Profile of demand and Continuous Cash Benefits (BCP) granted to children diagnosed with microcephaly in Brazil

Éverton Luís Pereira Josierton Cruz Bezerra Jonas Lotufo Brant Wildo Navegantes de Araújo Leonor Maria Pacheco Santos About the authors


The Brazilian Federal Constitution of 1988 introduced the Continuous Cash Benefits (BCP), allowing the inclusion of people with disabilities. This is a descriptive study with aggregate municipal data about the time and geographic distribution of the incidence of microcephaly related to the Zika virus in Brazil and data of the BCP grants to children diagnosed with microcephaly. Data on the demand and BCP grants to children with microcephaly since 2009 are shown. Cases of microcephaly and/or central nervous system disorders were obtained from the Ministry of Health and totaled 2,366 confirmed cases from January 1, 2015 to December 31, 2016. The historical series of BCP granted from 2009 to 2016 was based on data from the National Institute of Social Security and showed, until 2014, a baseline with an average of 200 annual benefits for children younger than 48 months with microcephaly. In 2016, grants increased eight times, reaching 1,603 benefits granted to children of 731 municipalities spread in the 27 States. The Northeast accounted for 73% of the BCPs granted, however, this was less than 65% of the demand for incident cases. The implementation of the integrated referral system, including active search, should be strengthened to ensure access to all children entitled to BCP.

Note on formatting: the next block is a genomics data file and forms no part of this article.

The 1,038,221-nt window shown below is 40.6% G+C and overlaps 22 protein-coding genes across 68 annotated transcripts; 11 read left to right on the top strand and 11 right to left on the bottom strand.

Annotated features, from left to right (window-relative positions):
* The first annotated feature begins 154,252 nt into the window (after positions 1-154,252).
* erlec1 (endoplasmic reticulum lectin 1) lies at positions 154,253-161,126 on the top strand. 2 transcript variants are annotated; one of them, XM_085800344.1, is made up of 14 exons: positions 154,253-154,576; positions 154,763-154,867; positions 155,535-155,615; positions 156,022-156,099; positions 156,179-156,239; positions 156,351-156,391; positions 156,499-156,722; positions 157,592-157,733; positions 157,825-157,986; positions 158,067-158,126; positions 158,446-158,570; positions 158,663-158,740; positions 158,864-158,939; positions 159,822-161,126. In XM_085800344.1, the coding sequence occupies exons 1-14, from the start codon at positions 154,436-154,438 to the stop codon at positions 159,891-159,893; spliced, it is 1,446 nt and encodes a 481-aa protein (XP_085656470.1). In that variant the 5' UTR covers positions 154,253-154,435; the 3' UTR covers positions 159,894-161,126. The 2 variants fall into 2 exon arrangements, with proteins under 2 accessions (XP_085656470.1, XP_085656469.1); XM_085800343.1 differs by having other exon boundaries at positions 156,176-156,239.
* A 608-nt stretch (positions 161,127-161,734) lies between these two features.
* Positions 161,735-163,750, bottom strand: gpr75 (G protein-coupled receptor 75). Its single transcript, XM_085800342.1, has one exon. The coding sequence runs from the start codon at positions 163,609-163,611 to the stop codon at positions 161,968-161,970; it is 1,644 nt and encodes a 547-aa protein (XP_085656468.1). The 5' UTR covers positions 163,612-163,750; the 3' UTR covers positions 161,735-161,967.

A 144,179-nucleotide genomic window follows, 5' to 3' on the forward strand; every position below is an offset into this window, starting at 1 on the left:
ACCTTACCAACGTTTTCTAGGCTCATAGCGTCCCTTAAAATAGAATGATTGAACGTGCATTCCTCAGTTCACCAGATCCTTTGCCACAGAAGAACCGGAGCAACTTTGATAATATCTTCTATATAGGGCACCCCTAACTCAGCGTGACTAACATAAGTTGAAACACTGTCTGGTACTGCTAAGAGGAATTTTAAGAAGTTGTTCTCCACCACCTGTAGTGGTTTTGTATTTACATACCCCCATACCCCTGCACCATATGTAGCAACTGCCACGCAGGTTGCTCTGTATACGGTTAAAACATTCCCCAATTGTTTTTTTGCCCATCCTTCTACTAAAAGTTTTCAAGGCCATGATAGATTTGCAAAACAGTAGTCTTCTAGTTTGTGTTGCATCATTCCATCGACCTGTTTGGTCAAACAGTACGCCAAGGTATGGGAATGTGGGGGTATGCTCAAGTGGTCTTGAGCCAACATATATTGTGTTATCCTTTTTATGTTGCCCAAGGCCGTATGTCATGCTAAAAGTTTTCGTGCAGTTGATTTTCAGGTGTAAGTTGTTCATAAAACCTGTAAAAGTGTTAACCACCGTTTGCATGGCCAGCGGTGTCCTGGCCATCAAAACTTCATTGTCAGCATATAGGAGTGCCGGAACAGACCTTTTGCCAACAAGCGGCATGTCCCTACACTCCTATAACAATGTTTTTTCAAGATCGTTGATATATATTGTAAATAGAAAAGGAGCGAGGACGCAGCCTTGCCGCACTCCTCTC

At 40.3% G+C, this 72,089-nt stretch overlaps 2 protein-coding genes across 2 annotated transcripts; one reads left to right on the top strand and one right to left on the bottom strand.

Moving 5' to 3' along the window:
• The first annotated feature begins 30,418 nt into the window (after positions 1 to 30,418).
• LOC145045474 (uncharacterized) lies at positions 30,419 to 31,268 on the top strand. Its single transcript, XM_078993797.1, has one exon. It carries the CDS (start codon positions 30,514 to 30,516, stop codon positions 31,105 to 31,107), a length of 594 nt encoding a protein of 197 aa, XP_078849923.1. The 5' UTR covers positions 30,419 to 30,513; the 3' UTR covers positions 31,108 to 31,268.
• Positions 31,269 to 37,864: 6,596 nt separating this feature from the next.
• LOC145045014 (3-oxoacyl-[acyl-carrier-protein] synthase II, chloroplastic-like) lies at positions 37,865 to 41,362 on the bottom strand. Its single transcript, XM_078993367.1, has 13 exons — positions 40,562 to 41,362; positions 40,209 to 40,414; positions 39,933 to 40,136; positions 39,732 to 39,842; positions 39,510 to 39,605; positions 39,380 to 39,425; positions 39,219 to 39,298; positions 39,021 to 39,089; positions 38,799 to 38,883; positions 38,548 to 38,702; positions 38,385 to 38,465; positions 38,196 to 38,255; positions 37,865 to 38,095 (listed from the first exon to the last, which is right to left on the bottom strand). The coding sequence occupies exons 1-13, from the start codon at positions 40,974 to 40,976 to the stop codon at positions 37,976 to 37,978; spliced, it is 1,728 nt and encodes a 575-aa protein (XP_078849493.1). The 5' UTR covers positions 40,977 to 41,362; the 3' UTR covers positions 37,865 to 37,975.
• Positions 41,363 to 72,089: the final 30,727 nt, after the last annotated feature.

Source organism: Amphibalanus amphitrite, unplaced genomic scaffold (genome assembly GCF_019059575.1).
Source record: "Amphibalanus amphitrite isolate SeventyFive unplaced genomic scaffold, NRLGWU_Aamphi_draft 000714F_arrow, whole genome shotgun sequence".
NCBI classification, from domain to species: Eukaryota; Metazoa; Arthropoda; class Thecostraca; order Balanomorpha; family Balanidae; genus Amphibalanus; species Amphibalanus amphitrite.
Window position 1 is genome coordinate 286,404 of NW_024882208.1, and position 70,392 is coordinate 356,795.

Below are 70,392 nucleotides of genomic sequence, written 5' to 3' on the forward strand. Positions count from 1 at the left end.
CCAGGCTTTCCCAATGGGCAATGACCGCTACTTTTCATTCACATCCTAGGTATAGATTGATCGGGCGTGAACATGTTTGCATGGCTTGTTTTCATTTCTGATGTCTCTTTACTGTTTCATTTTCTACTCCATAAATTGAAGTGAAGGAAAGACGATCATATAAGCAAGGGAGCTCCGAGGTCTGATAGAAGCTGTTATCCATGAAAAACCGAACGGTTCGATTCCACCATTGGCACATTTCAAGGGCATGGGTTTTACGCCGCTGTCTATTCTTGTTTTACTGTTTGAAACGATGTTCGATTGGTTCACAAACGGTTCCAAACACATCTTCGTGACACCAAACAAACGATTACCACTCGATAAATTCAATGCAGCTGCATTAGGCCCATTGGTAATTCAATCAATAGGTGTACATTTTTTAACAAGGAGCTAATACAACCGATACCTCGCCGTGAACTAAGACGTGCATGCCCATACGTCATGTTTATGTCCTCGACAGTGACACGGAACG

Key words
Microcephaly; Zika virus; Children

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